Climbing is one of the many activities that I participate in, and that goes for the vast majority of those that call themselves climbers, either inside or outside. The direction of climbing has always been up, literally, as we ascend the boulder or wall and metaphorically as our numbers in the community rise and our awareness of the limited resources and our need to be proactive stewards regarding access and care. Climbing is one of my interests and it is a personal and obscure venture that serves my needs to commune with mama nature and challenge myself physically and mentally in a non-conventional manner. "Never doubt that a small, group of thoughtful, committed citizens can change the world. Indeed, it is the only thing that ever has." -Margaret Mead. There are a few people in the climbing community trying to make change. The rest are simply enjoying the activity and that is a very worthwhile and valuable thing.
Did you and Caroline come up with any compelling meaning in your discussion of the value of honesty in lust and love?
But we really enjoyed the attempts. That is the important thing to remember; the trying is where it is. The unknown, will you make it OR not. In other words - being real with yourself and your motivations is paramount to being the same with others as well as the external representations of you i.e. your climbing project, art concept, music arrangements, job, relationships with family and friends. To bring or providing the same to others.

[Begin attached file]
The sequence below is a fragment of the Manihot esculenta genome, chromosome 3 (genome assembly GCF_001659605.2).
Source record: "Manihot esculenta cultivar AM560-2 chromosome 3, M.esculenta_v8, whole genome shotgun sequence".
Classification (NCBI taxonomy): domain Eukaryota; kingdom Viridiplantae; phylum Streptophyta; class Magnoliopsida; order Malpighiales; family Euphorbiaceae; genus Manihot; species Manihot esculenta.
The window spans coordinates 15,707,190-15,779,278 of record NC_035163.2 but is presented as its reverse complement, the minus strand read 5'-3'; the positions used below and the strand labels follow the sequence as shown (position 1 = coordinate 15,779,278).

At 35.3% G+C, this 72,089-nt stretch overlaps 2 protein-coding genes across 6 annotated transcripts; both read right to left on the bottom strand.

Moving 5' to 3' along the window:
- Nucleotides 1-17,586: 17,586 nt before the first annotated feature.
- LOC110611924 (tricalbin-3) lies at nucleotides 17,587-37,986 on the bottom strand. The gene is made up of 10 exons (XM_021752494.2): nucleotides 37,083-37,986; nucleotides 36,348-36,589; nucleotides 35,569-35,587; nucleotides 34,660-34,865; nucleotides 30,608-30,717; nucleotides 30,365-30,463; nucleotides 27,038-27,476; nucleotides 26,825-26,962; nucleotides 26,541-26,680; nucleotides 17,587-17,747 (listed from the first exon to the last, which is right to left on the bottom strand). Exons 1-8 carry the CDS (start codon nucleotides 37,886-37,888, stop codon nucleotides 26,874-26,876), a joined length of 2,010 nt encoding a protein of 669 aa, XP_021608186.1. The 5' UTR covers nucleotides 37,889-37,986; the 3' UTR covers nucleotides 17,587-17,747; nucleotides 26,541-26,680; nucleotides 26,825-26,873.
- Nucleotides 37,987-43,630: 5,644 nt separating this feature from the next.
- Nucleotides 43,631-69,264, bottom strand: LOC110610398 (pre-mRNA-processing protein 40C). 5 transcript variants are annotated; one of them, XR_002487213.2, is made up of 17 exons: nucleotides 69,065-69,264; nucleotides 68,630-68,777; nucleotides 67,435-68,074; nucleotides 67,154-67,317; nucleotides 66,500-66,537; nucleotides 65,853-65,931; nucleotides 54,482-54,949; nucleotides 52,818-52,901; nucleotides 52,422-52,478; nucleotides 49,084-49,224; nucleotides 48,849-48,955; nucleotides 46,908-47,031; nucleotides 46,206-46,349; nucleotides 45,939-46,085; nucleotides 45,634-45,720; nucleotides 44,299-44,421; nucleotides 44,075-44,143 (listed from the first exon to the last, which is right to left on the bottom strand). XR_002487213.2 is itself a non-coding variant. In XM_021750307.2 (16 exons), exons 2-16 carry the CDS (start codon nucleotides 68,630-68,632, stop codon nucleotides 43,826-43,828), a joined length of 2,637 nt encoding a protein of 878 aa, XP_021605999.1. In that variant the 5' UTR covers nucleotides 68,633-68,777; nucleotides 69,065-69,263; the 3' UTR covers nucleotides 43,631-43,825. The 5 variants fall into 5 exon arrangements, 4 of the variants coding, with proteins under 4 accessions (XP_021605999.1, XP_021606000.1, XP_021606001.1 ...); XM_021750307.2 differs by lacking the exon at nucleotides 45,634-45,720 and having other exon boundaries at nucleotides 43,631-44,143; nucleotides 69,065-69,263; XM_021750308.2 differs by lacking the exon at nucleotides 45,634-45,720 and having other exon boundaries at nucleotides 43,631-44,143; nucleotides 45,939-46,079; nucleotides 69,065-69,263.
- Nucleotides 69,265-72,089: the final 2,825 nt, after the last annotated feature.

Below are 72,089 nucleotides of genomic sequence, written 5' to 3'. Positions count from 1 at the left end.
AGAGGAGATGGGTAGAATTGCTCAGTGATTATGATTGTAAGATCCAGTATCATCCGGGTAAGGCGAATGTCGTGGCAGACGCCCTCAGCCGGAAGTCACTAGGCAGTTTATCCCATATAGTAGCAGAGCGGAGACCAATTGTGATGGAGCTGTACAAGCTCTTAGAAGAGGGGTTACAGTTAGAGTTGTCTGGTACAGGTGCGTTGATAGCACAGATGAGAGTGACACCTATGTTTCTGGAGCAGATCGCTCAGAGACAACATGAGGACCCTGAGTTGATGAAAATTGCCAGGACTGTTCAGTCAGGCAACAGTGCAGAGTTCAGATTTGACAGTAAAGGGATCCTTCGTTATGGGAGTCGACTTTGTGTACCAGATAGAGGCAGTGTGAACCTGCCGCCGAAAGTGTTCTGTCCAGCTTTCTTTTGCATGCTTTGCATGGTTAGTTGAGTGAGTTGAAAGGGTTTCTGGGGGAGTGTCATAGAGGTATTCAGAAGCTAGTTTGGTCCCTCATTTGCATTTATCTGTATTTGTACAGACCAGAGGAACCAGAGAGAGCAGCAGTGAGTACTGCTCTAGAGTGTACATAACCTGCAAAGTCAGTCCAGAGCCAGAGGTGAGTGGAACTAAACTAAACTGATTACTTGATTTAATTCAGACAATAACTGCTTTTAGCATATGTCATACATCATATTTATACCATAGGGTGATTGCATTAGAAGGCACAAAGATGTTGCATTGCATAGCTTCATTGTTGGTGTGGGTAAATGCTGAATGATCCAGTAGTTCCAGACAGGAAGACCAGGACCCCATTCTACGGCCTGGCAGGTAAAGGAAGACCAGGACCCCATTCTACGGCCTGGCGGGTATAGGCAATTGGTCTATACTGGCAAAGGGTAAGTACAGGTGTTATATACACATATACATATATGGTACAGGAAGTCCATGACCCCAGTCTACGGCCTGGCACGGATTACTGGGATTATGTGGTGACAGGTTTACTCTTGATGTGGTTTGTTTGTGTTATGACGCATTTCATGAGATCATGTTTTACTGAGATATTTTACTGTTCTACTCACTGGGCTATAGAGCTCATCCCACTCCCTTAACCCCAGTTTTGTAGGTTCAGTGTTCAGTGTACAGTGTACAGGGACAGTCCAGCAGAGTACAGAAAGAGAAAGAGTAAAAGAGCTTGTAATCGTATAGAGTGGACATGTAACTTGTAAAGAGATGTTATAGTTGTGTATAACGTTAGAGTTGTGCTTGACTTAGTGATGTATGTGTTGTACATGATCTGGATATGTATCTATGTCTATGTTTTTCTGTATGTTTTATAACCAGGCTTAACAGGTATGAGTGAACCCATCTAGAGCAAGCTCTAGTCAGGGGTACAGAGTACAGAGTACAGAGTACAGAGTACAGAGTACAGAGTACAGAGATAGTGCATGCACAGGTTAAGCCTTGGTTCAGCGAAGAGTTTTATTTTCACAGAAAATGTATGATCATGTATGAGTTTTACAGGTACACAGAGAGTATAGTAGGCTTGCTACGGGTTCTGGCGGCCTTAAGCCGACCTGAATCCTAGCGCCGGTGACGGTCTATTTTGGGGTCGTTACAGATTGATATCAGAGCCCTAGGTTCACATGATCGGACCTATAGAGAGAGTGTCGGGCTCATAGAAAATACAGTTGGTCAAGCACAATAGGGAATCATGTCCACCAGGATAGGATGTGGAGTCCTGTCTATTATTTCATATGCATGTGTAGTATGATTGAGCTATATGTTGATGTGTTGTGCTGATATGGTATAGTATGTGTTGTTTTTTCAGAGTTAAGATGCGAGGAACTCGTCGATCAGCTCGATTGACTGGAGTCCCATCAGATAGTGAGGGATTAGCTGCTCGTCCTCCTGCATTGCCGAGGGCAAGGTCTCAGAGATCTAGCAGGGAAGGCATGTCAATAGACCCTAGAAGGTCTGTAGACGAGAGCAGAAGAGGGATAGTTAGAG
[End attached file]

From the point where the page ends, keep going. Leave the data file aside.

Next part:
You have a reputation for being crazy Timmy, from panties on the summit to Paris Hilton sex tapes to every single thing I've seen you emcee but talking with you now I don't get that at all. Where's that come out? Is it just morning time?
It is me morning day and night - I am serious about being funny and over-the-top and also very serious about connecting with humanity in a substantial way that feeds my desire to help people. I love making people laugh with as much gusto as I enjoy making them feel better about a difficult period in their life be it the loss of a loved one, the loss of the leg, or the loss of their self respect. I am a serious student of life, love, laughter and living in the moment. "Live life as if you will die tomorrow and learn as if you will live forever." -Mahatma Ghandi. I am a very public person and lend my wit and charisma to many projects i.e. films, emcee, IM interviews but some of my favorite is bringing an ailing person (whatever the ailment is) further back to health.
Is that the part of people that's giving you this passion for humanity. Giving them something back? Bringing them up ultimately, bottom line: helping.